• Spouses of deceased or disabled veterans
  • Served at 6 months of active duty
  • Wartime service of 90 consecutive days of service
  • More than a half year of non-wartime service

If you are a reservist or National Guard member, six years of active service qualifies you for a VA loan

VA loans must also be for primary residences and not vacation homes or second properties.

Loan Features

Remember, that VA loans are still private loans that are backed by the VA. So, you must still meet the criteria of the private lender in regards to credit score, credit history, income verification, and debt to income ratio.

The real advantage of a VA loan compared to an FHA loan is that the borrower is not required to pay private mortgage insurance. Not having to pay PMI can save in monthly payments. It can also save the borrower thousands over the course of the loan.

Getting a low-income FHA loan requires those two types of insurance payments. This is money saved when you get a VA loan instead. There is, however, a one time fee attached to VA loans

2020 Limits

2020 has brought about some real changes for VA loans, some good and some not as good. 

First, the VA has, in most cases, removed the limits on a VA loan. This gives military personnel and veterans more buying power in the housing market, especially in high-cost areas.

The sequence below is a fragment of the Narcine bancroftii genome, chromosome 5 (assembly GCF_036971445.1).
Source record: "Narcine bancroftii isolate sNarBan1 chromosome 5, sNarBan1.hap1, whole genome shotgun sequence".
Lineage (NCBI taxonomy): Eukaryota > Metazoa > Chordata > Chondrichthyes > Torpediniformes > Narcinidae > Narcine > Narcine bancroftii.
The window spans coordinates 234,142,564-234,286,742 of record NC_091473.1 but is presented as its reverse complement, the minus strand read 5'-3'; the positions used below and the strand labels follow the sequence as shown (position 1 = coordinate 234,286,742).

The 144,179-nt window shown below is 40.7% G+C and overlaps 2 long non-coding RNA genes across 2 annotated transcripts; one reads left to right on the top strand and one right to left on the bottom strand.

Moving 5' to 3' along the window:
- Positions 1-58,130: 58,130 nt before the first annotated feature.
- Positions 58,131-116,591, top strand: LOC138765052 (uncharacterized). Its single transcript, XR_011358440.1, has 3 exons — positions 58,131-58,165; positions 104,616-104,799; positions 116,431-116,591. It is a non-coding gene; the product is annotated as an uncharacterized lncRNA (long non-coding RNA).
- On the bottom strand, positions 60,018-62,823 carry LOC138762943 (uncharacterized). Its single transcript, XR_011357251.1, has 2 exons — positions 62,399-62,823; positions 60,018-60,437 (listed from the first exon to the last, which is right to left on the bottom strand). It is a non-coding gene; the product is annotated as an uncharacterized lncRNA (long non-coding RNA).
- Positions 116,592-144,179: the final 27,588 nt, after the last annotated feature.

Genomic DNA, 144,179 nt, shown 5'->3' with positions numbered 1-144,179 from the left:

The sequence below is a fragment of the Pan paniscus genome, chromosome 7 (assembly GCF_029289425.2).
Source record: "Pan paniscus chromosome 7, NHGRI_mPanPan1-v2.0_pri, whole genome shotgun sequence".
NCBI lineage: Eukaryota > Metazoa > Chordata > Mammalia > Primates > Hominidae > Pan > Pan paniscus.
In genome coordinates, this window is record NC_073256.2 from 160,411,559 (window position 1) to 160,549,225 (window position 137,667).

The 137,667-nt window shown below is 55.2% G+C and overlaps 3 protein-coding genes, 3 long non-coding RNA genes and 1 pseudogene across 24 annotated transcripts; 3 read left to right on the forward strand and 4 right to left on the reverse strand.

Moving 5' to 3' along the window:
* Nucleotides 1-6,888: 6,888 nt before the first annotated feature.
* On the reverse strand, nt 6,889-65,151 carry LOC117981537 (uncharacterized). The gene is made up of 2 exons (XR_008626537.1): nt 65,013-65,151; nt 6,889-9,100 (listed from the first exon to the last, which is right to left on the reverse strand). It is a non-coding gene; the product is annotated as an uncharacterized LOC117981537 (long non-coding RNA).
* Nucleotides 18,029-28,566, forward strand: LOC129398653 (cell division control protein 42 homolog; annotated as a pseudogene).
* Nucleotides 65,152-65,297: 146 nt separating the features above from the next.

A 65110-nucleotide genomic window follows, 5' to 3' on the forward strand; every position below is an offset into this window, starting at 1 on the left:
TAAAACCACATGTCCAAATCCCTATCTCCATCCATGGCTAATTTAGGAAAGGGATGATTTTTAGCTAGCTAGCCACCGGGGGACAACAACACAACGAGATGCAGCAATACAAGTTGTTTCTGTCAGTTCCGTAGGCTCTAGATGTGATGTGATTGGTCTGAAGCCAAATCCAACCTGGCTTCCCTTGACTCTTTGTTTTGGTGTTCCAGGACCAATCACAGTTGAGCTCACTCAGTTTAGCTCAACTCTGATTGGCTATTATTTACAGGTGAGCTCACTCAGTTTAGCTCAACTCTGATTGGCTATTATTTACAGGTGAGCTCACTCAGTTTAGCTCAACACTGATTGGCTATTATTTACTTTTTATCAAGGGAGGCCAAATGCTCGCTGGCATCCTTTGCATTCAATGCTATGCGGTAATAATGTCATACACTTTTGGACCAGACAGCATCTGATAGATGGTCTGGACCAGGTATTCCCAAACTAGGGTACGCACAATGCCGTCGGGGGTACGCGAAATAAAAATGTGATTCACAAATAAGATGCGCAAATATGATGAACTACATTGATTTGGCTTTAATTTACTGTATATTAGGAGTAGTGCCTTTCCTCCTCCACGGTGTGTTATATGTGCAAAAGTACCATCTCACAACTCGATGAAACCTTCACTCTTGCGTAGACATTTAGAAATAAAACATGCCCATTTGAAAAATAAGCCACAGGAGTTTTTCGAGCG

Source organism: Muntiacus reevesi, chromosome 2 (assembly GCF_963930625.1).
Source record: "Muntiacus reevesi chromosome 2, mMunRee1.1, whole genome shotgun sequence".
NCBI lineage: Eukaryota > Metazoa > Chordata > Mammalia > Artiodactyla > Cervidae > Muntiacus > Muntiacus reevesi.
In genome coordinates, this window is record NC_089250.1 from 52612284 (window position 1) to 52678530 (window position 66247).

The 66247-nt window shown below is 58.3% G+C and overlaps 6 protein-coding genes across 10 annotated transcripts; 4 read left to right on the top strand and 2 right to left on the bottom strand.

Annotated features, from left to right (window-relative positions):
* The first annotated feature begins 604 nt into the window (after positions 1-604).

2020 limits of $510,400 will remain in place for any eligible member who already has a VA loan of any type or has previously defaulted on a VA loan. This limit is the same set by the FHFA for conforming loans.

While the loan limit is lifted for most VA loans, a positive, the one fee associated with this loan is increasing. This fee varies depending on your circumstances.

If you are a first time VA loan buyer with no money down, you will pay a fee of 2.3% of the loan amount. This rate is up from 2.19% in 2019. This fee can be paid upfront or looped into the loan amount in most cases.

Understanding FHA and VA Loan Limits for 2020

Beyond finding the perfect house, there is much to consider when getting a mortgage for your home purchase. There are some real advantages to FHA and VA loans if you qualify. 

The increase in FHA loan limits and the VA loan limits removal makes them pretty desirable loan options. 

If you want help choosing the right mortgage for you, visit our mortgage calculator. We can help you find the right type of mortgage for you.